Since there have been isolated reports of patients with elevated digoxin levels, and since there is a possible interaction between digoxin and nifedipine, it is recommended that digoxin levels be monitored when initiating, adjusting, and discontinuing nifedipine to avoid possible over- or under-digitalization.
There have been rare reports of an interaction between quinidine and nifedipine (with a decreased plasma level of quinidine).
There have been rare reports of increased prothrombin time in patients taking coumarin anticoagulants to whom Procardia was administered. However, the relationship to Procardia therapy is uncertain.
A study in six healthy volunteers has shown a significant increase in peak nifedipine plasma levels (80%) and area-under-the-curve (74%) after a one week course of cimetidine at 1000 mg per day and nifedipine at 40 mg per day. Ranitidine produced smaller, non-significant increases.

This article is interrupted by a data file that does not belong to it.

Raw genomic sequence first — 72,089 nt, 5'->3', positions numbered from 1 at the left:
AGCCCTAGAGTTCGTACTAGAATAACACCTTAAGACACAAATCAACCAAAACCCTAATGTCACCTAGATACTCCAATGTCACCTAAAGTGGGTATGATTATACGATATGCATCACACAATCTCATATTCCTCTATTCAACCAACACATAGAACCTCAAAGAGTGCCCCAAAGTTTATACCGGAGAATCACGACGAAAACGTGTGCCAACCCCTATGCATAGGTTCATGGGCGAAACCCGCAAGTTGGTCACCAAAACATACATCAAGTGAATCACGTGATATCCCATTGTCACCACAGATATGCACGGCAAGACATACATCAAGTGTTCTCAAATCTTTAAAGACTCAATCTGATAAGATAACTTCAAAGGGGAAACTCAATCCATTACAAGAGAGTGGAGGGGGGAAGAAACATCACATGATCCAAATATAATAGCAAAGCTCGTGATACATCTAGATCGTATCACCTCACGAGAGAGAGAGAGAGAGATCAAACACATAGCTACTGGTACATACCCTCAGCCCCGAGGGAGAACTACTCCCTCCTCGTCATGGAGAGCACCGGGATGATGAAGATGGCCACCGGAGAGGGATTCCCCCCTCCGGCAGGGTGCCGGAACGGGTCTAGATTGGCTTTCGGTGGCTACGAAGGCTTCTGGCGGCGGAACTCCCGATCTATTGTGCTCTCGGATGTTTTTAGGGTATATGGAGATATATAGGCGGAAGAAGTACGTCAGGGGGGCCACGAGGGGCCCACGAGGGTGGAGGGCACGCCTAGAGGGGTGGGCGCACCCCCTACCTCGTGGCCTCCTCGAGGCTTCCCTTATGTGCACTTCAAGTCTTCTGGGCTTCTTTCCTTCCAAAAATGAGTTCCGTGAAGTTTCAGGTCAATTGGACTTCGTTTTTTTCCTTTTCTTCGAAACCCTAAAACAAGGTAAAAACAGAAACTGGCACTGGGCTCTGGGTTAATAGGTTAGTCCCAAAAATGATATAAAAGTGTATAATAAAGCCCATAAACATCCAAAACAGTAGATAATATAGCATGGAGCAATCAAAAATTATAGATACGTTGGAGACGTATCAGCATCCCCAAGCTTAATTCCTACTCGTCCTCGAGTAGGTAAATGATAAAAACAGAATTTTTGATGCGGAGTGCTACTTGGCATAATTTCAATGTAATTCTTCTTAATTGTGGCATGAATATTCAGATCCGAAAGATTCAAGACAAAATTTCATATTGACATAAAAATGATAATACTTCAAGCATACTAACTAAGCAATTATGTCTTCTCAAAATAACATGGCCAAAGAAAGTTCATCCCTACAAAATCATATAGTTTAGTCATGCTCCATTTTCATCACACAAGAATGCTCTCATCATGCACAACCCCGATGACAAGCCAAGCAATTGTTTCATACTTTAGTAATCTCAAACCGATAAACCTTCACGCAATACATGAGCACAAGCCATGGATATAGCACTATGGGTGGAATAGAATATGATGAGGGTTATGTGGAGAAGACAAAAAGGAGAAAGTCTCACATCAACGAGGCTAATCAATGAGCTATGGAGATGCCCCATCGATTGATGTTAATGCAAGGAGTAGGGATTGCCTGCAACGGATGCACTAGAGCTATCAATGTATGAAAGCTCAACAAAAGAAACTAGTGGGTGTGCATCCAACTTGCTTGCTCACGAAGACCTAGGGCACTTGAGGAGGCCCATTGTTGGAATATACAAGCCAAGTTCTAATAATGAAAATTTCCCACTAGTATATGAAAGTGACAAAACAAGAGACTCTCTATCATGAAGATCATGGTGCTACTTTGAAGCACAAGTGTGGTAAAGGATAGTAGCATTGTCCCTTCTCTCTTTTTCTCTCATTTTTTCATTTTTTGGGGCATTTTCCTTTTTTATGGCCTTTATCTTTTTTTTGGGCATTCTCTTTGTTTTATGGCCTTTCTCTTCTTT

The effect may be mediated by the known inhibition of cimetidine on hepatic cytochrome P-450, the enzyme system probably responsible for the first-pass metabolism of nifedipine. If nifedipine therapy is initiated in a patient currently receiving cimetidine, cautious titration is advised.
Nifedipine is metabolized by CYP3A4. Co-administration of nifedipine with phenytoin, an inducer of CYP3A4, lowers the systemic exposure to nifedipine by approximately 70%. Avoid co-administration of nifedipine with phenytoin or any known CYP3A4 inducer or consider an alternative antihypertensive therapy.